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'Kumbh is like Las Vegas minus the sins'


French adventurer Diego Bunuel on gossiping sadhus, strange rites of passage and free-flowing spirituality.

Diego Bunuel has one of the world's most exciting jobs. That is, he says, if you do not mind "living in crummy hotels where the water that spouts out of the tap is always brown". Better known as the thrill-seeker who hosts the TV show 'Don't Tell My Mother', which takes him to all the world's hotspots, Diego has just returned from the Maha Kumbh in Allahabad. The Frenchman speaks to TOI-Crest about his crash course in Hinduism. . .

For 'Don't Tell My Mother', you've embedded yourself with the US army in Iraq and Afghanistan, been shot in the gut in Colombia by an entrepreneur who makes Kevlar-lined business suits, tracked gorillas in war-hit Congo, and trekked through the Antarctic. You are also a former war correspondent. The Maha Kumbh isn't a very dangerous place to go after all this. Are you getting soft?

The headlines about the Allahabad railway station stampede say otherwise. But yes, the Maha Kumbh is not the sort of dangerous place that I usually go to. Although you've got to be careful when the Naga sadhus begin to run around because if you're standing in front of them, they'll beat you up. But the Kumbh is very impressive. That many people - perhaps a 100 million in total - with not much damage done.

You were there to cosy up to the sadhus of the Juna akhara so they would let you join them in their snan (ritual bathing). Did they invite you?

It didn't happen.


We'd spoken to an official of the Juna akhara, who did take me in by the way, and we were supposed to stay inside the akhara on the nights of February 9 and 10. Which is when we would have got all the inside details.

But there is a rite of passage, where the sadhus 'pull' on the penises of the initiates. The 'pulling' can be painful, there can also be bleeding. And there are a lot of initiates, so there is probably a lot of screaming.
I don't think they wanted us to catch all of that on camera.

Did the sadhus give you a hard time?

No. No they didn't. I used to have an uncle who, when I was a kid, was a complete playboy. So I would keep asking him, "What's the secret? How do you get all the girls?" He told me, "The secret is to walk up to them, smile, and say hello. " That's still what I do. I walk up to people, I smile, and I say hello. Humour is a good weapon, it usually breaks down most barriers.

What did you and the sadhus talk about?

Mostly gossip. This sadhu did that and that one did this. There were a lot of chillums being passed around and I guess that's what most people do after a chillum.

You were also there to study the logistics that go into organising the mela - up to a 100 million people needing to eat, sleep, use the toilet, and immerse themselves in the holy waters. What did you learn about that?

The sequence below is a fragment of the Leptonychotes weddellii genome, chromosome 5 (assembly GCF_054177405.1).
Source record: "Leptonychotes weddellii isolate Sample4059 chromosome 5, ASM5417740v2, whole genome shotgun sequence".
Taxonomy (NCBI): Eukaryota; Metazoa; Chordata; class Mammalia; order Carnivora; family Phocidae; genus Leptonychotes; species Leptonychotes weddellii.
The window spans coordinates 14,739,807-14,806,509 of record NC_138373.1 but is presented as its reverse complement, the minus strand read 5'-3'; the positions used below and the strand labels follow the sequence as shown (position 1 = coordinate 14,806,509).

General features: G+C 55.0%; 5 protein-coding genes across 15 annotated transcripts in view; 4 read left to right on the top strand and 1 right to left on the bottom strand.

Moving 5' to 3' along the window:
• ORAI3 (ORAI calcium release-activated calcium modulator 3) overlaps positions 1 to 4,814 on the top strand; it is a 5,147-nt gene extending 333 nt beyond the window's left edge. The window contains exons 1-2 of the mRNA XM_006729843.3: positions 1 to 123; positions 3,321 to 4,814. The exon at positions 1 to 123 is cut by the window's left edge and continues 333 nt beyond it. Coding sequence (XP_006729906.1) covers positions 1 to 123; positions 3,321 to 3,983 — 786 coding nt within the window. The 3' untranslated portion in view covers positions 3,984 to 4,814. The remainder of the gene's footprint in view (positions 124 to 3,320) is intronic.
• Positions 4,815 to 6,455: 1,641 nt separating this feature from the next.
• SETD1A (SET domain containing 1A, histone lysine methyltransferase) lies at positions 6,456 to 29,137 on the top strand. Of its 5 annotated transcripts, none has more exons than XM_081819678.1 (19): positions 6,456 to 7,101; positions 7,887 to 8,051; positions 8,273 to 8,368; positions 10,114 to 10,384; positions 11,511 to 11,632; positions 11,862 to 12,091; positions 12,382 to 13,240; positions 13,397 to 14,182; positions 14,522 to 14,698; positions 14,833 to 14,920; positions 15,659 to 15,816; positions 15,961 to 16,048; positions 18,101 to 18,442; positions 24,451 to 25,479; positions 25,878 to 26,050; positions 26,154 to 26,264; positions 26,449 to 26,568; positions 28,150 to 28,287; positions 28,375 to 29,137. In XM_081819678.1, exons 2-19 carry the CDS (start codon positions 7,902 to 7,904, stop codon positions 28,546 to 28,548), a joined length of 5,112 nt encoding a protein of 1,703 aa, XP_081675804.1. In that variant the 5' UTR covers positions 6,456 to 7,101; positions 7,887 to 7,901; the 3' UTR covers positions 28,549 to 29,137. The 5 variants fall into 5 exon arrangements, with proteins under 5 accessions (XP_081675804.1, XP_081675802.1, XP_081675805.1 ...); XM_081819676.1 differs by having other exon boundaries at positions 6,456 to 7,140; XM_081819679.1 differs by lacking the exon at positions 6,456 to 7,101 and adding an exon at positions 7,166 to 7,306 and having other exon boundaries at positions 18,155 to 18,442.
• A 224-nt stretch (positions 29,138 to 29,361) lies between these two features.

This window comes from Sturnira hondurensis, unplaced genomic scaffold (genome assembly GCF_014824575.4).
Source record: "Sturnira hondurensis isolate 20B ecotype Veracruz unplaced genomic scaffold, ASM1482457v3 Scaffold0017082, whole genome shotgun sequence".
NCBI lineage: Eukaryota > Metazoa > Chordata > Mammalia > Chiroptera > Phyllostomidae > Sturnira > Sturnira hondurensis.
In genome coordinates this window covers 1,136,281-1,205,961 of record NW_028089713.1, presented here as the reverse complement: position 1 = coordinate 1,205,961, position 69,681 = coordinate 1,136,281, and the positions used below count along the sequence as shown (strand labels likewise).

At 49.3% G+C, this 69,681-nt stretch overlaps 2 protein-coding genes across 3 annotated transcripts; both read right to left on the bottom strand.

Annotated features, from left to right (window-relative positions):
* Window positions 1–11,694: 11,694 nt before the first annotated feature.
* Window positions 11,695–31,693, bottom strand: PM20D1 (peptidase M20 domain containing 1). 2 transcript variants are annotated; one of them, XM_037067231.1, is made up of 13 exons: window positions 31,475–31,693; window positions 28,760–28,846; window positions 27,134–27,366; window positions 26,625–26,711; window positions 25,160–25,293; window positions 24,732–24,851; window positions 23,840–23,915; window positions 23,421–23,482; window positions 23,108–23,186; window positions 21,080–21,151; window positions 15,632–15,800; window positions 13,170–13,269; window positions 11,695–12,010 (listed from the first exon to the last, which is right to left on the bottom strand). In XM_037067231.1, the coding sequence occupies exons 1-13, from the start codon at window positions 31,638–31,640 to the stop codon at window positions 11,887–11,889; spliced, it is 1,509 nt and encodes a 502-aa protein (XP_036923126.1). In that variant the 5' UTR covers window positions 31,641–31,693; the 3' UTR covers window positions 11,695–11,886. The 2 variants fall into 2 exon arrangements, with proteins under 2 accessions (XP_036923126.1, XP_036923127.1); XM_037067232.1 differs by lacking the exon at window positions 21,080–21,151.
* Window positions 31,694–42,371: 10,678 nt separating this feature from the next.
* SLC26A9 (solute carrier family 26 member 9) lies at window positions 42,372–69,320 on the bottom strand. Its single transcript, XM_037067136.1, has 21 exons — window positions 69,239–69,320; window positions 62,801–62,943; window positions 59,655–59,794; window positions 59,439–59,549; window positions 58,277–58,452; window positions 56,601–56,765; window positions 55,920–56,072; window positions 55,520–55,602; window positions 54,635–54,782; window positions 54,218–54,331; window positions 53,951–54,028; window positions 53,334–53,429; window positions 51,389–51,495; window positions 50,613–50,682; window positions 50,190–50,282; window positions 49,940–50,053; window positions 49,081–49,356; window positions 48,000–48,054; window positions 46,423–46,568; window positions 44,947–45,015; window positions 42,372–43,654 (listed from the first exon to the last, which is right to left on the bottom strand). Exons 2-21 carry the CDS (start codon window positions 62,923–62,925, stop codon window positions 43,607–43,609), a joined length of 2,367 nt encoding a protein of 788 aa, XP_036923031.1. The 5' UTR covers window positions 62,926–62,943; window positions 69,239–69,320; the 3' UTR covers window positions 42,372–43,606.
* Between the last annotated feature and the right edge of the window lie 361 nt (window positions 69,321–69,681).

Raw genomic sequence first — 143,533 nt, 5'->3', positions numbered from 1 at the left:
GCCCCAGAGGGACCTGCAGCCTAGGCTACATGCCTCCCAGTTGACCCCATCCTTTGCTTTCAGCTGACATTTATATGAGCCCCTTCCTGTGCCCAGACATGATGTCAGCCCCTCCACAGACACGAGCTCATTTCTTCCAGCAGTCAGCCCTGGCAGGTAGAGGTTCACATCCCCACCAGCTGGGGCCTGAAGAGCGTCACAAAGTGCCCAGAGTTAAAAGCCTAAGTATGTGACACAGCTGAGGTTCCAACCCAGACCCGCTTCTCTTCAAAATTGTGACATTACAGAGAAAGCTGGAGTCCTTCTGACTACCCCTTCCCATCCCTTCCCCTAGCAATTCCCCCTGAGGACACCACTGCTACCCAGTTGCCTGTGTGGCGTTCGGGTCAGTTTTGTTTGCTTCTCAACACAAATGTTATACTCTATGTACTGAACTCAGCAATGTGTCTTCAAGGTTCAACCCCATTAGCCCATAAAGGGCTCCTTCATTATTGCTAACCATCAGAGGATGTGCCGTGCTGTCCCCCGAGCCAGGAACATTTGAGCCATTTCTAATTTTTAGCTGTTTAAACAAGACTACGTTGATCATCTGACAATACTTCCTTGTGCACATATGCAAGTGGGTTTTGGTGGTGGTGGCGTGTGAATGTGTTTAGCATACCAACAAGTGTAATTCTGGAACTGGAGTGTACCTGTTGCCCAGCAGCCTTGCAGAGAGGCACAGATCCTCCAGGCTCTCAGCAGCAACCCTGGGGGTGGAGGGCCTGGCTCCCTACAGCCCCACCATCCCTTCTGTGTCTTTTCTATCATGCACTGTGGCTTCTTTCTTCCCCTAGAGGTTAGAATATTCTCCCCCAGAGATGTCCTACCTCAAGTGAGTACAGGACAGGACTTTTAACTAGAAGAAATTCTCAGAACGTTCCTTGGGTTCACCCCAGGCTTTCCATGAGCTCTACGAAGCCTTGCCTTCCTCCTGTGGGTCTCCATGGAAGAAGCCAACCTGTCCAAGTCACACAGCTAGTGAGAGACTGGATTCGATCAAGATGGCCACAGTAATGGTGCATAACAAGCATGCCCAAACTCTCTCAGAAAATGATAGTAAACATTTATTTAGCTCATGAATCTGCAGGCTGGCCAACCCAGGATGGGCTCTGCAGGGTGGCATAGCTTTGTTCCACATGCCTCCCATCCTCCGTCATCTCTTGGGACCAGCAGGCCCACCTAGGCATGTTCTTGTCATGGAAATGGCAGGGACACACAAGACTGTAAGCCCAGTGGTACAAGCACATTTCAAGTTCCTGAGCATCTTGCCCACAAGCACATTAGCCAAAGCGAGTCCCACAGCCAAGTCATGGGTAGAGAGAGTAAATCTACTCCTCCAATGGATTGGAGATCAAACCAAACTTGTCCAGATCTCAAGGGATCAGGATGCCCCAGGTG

The infrastructure is very good. We're talking about an area of 20 sq km. There is electricity, there's potable water everywhere, and PA systems. (Although the continuous announcements make it very difficult, sound-wise, to record anything on camera. )

There was 500 km of electrical wiring, 700 km of pipes, 150 km of road, and 18 pontoon bridges. And the toilets were clean. Although that was also because not too many people were using them, they were just going wherever they felt like it.

And one time I did use the loo after somebody else, and he'd done it everywhere apart from in the hole. So maybe next time they can put up a sign along with the loo saying this is how you use it.

Your impression of the Kumbh?

I think the Kumbh is a fun fair. You've got all those families, you've got the sadhus and they're all saying the same thing: "Come to our akhara. Ours is the best. "
You've got theatre every night. . . I told somebody there that this was like 'a Las Vegas without the sins', and he shot back that it was 'a Las Vegas to wash away all your sins'. I thought that was a very good way of putting it.

What have you learnt about us Indians?

The word 'us' is problematic, India is a very big place. But certainly I thought Hinduism is very much alive. Unlike in Europe where the churches are all empty, or only the elderly seem to visit them. But here, you've got everybody at the Kumbh - the young, the old, the women, children. It is also a free-form religion. There are many ways to attain spirituality, not just one way.

Where are you going next?

The golden triangle, where the borders of Myanmar, Laos and Thailand meet. It is the world's secondbiggest producer of opium after Afghanistan. I'll want to look up the Kachin rebels (in Myanmar) and Thailand has now started an airline with only lady boy stewardesses. I guess there were so many of them that they're putting them to work now. And

The one place you'll never go back to?

Venezuela. There was just such an atmosphere of fear because of Hugo Chavez. Nobody wanted to speak, people didn't turn for their interviews. But if there's something interesting, then I'll go back.

Reader's opinion (2)

Rajeevpandey100 Feb 19th, 2013 at 15:19 PM

Indeed a perspective. His observation about Indian potty habits are real. We haven't learnt that, especially in a commune situation. But comparing Kumbh to Las Vegas in whatever way doesn't make sense. Kumbh is reaffirmation of faith in our ancestry as a Hindu that fast urban India is forgetting

J PFeb 17th, 2013 at 20:13 PM

I am glad he appreciates the plus points.

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